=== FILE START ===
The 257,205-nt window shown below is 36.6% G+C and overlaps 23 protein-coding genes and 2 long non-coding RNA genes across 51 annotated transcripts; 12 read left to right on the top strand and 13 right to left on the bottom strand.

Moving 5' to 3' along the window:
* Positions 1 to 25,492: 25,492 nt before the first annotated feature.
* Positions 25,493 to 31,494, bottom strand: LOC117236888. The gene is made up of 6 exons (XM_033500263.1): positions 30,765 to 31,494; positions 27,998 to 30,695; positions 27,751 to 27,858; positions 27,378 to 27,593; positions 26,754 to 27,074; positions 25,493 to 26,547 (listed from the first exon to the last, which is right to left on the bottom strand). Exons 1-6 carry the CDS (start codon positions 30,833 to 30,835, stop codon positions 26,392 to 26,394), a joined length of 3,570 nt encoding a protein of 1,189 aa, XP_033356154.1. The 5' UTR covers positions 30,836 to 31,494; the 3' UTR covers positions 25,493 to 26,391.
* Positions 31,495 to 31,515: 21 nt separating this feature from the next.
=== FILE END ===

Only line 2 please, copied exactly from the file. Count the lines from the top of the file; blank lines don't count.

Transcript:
Moving 5' to 3' along the window: